Sales are on the rise at Coach 1941, and that has everything to do with the brand’s new-ish appointment of British designer Stuart Vevers to the helm of the ship. Since he took over, Coach has gone from being a down-market accessory slinger favored by fashion victims of a certain age to the kind of timely, pitch-perfect purveyor of ready-to-wear and accessories preferred by the fashion elite. One smooth move toward a more successful aesthetic stripped Coach’s surfaces of tacky logos, but, for Fall/Winter 2016, they’re back – this time in disguise. Vevers’ Americana-themed collection mines the best of 1970s high-school wardrobes and the Old West for an assembly of clothes that celebrate the current retro revival that is lighting up the industry (thanks in large part to Gucci’s Alessandro Michele). Vevers’ voice is distinct in the melee, preferring youth and ease of wear to the stuffy peacock-ing seen in decades past.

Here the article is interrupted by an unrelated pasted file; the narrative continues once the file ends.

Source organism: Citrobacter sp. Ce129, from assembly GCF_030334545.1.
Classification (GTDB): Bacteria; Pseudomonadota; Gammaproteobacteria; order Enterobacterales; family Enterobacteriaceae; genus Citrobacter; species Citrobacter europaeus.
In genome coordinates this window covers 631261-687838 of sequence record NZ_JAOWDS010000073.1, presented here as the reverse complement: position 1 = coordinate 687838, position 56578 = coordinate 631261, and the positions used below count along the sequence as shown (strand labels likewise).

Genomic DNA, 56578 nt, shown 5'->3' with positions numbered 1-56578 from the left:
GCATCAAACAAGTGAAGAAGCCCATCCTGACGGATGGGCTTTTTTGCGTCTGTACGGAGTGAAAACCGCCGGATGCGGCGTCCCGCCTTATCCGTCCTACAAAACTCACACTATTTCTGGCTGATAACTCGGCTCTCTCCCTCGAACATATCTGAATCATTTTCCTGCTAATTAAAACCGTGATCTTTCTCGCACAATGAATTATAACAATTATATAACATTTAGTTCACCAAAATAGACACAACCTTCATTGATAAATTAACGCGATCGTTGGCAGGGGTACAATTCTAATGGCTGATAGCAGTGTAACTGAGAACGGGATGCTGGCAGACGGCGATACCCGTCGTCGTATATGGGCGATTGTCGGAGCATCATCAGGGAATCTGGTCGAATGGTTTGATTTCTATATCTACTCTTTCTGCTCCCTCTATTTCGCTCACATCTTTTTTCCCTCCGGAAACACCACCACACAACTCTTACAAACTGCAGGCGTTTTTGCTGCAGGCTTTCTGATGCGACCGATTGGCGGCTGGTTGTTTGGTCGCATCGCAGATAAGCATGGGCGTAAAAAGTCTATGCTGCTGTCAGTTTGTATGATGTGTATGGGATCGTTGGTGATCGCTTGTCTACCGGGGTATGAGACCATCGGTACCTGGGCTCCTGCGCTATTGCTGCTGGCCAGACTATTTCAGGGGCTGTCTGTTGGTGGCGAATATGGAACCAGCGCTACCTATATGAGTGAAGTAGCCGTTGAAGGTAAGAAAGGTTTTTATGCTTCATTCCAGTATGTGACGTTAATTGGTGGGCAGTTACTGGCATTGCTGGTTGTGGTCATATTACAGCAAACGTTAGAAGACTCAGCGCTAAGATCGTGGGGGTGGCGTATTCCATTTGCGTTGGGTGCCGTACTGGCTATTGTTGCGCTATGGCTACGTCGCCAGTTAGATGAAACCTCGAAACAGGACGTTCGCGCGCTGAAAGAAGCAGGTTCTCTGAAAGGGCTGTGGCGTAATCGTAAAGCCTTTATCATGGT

Call this collection a success and anticipate its arrival at a Coach store near you in six months’ time.
For Fall/Winter 2016, Coach assures that you don’t have be a high-school football star to earn a varsity jacket won from athletic feats on the field. While the jacket is central to Coach’s collection, it is decorated with vaguely sporty patches that recall nostalgic high-school days indirectly. The show opens with a paisley A-line mini skirt and a crimson varsity jacket bearing a “C” emblem that turns Coach’s logo mania of the past into a look more current with the times. Varsity jackets come in a range of colors and in sizes both full and shrunken, while A-line skirts follow similarly by coming in either print or wool-and-leather combinations. Additionally, there are sublime shearling coats that harken straight from small-town America, mixed-print separates, and cowgirl ensembles that feature yolked trim and embroidered flowers. While these are hardly trail-blazing looks, they stalwartly deliver on commercialism. Call this collection a success and anticipate its arrival at a Coach store near you in six months’ time (although the brand’s new ‘Rogue’ bag is already available for sale).